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U of T’s experiential program makes learning about the law ‘come alive’

Tuesday, January 28, 2020 @ 12:56 PM | By Maxwell Binks-Collier


Emma Weiss, a second-year law student at the University of Toronto, recalls feeling shocked as she sat in startup advisory board meetings in the fall of 2019. 

“I’m used to being a student and having no answers,” she said. But the startup teams “expected me to have answers to things. ... It was a learning moment for me that when I’m out of law school, all of the sudden I’m going to be in this trusted adviser position.”

Emma Weiss, student at the University of Toronto Faculty of Law

Exposing students to what a professional law practice will be like is one reason why the University of Toronto’s Faculty of Law is offering the new course that Weiss is taking, the Innovation and Entrepreneurship Externship, in which law students help lawyers advise startups on their legal issues. The course is part of a larger shift within the Faculty of Law towards embracing experiential learning, in which students learn by getting hands-on, practical experience.

“What recent years have revealed is how we can enhance the academic experience by including some of these experiential opportunities,” said Edward Iacobucci, dean of the Faculty of Law.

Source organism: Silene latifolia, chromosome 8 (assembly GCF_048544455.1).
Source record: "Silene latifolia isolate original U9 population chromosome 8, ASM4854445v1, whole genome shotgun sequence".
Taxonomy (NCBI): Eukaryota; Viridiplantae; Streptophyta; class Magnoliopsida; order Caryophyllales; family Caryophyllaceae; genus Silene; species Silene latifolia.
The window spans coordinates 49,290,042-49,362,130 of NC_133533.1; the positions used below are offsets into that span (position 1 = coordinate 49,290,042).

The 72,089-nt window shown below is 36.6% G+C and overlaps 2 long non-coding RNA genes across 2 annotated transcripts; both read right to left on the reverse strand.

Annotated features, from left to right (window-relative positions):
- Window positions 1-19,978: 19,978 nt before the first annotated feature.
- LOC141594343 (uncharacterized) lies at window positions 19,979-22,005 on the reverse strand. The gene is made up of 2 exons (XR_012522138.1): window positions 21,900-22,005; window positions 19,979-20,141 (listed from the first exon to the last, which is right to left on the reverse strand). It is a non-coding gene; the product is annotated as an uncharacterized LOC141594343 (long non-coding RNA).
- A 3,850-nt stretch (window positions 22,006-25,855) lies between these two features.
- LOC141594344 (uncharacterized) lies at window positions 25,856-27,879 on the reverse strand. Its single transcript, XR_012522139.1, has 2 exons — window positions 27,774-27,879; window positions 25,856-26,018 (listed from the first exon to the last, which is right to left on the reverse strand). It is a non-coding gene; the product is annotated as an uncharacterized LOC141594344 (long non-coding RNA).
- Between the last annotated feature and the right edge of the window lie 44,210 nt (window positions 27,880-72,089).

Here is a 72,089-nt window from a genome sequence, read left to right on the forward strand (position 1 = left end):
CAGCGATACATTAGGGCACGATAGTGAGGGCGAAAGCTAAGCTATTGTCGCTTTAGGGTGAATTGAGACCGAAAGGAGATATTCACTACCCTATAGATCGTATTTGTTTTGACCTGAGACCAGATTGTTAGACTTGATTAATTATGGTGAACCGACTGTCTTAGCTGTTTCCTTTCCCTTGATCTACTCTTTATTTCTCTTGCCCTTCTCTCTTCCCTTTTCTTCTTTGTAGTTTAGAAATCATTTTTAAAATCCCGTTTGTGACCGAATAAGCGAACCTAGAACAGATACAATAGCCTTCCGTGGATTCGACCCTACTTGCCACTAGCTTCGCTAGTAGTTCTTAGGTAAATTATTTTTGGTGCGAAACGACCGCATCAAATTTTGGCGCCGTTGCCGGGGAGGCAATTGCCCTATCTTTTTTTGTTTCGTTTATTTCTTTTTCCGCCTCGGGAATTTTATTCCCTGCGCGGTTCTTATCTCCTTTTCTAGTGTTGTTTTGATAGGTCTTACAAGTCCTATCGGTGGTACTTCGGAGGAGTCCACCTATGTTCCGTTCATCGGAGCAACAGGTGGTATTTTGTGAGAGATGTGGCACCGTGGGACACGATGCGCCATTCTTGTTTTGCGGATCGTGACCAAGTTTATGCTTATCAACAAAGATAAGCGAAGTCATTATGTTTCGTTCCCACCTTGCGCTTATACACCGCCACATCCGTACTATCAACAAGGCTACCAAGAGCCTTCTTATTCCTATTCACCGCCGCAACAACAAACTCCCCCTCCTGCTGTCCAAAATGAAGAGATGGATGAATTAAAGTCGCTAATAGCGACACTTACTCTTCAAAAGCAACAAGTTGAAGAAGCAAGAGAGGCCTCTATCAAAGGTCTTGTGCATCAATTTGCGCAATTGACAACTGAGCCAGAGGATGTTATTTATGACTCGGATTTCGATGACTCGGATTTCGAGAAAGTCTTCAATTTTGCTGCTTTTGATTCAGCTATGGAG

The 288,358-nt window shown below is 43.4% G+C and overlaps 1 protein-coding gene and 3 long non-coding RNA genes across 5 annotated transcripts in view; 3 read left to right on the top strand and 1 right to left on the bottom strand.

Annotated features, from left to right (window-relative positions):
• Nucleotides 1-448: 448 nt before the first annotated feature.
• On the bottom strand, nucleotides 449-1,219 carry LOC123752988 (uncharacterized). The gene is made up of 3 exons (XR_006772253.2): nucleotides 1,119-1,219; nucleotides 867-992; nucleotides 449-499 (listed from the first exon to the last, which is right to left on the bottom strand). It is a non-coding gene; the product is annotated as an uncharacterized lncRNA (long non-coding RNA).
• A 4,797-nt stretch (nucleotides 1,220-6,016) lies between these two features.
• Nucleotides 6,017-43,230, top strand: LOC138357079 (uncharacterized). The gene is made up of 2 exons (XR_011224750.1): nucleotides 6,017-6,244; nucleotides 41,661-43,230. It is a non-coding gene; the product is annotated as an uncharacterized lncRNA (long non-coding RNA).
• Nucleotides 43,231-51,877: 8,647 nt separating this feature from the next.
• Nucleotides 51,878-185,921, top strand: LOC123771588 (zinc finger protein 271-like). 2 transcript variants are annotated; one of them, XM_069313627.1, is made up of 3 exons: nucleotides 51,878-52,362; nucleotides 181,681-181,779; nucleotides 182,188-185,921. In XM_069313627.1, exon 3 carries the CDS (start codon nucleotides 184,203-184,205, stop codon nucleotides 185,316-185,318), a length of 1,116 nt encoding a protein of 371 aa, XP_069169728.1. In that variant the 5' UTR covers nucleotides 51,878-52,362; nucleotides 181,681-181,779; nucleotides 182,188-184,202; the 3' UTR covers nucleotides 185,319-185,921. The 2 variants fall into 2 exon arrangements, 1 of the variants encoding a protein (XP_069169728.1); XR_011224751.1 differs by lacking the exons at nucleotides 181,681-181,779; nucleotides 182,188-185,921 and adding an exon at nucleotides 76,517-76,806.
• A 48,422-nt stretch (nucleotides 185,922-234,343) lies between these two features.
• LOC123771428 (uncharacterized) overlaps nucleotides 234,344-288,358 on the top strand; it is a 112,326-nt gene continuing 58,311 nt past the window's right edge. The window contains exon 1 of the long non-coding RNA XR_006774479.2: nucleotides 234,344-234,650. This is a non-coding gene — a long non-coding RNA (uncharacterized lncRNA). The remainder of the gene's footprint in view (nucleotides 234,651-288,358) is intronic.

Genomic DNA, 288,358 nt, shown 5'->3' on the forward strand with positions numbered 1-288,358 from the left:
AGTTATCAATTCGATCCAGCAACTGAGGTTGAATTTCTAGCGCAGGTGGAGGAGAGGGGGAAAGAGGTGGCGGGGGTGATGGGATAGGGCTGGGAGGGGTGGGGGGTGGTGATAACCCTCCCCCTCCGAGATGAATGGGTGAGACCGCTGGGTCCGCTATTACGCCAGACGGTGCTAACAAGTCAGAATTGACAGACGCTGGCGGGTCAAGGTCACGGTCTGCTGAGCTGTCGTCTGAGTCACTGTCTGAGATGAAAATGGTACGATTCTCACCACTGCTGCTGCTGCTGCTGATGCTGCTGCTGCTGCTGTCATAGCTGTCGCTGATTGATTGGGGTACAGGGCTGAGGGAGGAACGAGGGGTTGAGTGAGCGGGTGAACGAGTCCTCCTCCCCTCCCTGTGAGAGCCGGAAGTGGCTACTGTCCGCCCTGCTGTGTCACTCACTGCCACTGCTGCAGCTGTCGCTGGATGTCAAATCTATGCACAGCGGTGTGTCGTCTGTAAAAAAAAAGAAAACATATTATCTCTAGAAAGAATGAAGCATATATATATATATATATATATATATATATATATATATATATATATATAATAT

An expert in corporate and competition law, Iacobucci co-teaches a seminar that is part of the Innovation and Entrepreneurship Externship. His co-teacher is Jamie Shulman, a successful entrepreneur and former lawyer who specialized in advising tech companies on corporate, commercial and other legal matters. The idea behind the seminar is for Iacobucci’s academic background and Shulman’s professional experience to complement one another.

Iacobucci’s academic bent is meant to give students the conceptual foundation necessary for properly understanding real-world legal situations. For example, he began the course by discussing a seminal corporate finance article that laid out the different kinds of conflicts of interest that can occur among different sorts of investors. “These are abstract problems,” Iacobucci said, but then he and Shulman presented students with model deal documents from real venture capital associations. The class analyzed how the provisions of the documents address problems mentioned in the corporate finance article.